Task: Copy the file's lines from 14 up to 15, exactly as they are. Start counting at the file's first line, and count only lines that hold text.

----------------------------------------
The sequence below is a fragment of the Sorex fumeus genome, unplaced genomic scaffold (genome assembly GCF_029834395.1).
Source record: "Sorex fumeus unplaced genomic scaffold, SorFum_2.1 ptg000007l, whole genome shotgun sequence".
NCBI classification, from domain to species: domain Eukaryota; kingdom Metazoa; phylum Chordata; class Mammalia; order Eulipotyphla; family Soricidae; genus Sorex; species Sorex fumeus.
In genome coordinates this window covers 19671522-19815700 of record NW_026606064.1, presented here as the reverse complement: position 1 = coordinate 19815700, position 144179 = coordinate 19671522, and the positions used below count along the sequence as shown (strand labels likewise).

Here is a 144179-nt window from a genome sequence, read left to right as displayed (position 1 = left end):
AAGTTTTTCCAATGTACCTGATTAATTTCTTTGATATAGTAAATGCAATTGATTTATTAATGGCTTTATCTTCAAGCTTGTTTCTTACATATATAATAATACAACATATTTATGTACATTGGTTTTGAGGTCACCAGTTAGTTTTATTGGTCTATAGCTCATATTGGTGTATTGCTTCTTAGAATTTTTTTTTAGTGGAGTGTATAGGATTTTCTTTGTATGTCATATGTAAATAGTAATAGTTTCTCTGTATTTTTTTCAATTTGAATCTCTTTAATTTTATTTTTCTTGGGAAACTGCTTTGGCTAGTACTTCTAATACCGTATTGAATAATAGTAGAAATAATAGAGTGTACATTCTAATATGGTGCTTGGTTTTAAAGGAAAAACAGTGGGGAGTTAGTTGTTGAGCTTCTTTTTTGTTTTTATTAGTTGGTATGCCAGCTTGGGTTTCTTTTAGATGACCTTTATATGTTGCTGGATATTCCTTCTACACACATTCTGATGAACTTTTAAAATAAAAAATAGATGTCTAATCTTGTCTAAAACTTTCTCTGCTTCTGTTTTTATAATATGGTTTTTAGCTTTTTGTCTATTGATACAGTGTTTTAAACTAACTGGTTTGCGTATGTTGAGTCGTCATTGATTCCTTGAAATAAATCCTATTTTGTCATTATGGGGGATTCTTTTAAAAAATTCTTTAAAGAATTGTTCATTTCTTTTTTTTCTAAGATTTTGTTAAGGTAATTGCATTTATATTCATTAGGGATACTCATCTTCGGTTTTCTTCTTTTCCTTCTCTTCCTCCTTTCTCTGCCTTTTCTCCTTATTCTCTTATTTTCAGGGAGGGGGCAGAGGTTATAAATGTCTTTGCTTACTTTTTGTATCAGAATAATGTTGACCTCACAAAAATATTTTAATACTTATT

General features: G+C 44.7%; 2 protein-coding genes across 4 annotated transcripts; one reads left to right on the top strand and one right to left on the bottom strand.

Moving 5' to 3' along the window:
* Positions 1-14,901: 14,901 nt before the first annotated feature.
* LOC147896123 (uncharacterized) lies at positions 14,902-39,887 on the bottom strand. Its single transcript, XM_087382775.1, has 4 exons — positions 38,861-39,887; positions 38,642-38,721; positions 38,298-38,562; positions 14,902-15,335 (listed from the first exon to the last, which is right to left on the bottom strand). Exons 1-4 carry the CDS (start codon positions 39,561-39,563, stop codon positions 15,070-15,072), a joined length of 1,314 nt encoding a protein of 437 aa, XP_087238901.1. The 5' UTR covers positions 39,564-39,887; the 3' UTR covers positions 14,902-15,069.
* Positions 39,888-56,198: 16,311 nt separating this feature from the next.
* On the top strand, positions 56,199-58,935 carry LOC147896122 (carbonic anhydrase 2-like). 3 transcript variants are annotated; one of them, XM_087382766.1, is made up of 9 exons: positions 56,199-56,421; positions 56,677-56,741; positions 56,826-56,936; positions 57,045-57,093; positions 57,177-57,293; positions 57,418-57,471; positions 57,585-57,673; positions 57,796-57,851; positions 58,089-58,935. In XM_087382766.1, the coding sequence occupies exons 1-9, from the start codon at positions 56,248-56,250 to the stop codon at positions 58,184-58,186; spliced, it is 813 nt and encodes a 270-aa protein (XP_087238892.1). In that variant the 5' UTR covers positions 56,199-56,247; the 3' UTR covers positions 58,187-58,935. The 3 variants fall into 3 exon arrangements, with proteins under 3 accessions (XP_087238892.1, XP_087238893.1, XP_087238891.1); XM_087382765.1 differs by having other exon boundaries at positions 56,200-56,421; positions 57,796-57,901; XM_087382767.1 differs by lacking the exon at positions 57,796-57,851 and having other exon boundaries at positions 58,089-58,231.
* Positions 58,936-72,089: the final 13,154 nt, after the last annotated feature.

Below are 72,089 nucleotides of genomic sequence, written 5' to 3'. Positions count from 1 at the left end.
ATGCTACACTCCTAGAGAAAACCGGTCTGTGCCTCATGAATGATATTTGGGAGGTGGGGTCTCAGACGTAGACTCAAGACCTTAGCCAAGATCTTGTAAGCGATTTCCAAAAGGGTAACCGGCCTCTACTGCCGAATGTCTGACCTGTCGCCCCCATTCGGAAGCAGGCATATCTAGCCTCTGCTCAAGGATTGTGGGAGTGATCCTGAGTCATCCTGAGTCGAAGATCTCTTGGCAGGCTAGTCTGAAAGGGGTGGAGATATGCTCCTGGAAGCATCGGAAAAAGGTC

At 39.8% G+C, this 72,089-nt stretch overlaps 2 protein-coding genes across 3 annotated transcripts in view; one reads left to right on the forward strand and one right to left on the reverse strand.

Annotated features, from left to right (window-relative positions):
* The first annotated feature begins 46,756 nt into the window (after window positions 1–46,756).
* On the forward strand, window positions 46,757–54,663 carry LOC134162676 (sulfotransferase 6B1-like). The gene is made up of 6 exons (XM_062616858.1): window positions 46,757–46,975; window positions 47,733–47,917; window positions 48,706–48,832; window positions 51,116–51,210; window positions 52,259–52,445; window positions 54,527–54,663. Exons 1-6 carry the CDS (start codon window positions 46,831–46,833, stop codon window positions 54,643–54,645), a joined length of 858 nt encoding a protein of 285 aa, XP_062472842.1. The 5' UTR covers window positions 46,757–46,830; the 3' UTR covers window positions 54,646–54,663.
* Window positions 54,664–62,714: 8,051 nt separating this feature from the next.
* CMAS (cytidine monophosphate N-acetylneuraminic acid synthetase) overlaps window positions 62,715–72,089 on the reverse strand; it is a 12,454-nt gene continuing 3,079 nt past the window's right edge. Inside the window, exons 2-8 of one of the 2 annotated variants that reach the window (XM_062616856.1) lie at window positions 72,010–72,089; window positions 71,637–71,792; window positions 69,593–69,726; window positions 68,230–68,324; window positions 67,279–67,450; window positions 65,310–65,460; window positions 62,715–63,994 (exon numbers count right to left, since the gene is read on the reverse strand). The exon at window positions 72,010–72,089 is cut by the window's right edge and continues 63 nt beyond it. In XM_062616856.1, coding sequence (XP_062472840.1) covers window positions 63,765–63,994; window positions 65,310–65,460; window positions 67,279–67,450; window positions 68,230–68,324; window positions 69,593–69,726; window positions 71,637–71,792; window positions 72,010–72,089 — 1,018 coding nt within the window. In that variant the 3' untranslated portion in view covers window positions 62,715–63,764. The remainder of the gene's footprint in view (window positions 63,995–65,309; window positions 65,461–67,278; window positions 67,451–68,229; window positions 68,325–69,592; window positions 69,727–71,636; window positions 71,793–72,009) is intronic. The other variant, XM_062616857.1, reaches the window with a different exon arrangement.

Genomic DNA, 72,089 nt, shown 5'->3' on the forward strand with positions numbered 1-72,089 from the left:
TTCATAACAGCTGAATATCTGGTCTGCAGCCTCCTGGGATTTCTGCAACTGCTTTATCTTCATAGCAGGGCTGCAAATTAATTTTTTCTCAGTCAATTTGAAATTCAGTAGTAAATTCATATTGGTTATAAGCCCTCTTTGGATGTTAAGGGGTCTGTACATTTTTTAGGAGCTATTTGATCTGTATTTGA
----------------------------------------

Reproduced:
Below are 72,089 nucleotides of genomic sequence, written 5' to 3'. Positions count from 1 at the left end.
ATGCTACACTCCTAGAGAAAACCGGTCTGTGCCTCATGAATGATATTTGGGAGGTGGGGTCTCAGACGTAGACTCAAGACCTTAGCCAAGATCTTGTAAGCGATTTCCAAAAGGGTAACCGGCCTCTACTGCCGAATGTCTGACCTGTCGCCCCCATTCGGAAGCAGGCATATCTAGCCTCTGCTCAAGGATTGTGGGAGTGATCCTGAGTCATCCTGAGTCGAAGATCTCTTGGCAGGCTAGTCTGAAAGGGGTGGAGATATGCTCCTGGAAGCATCGGAAAAAGGTC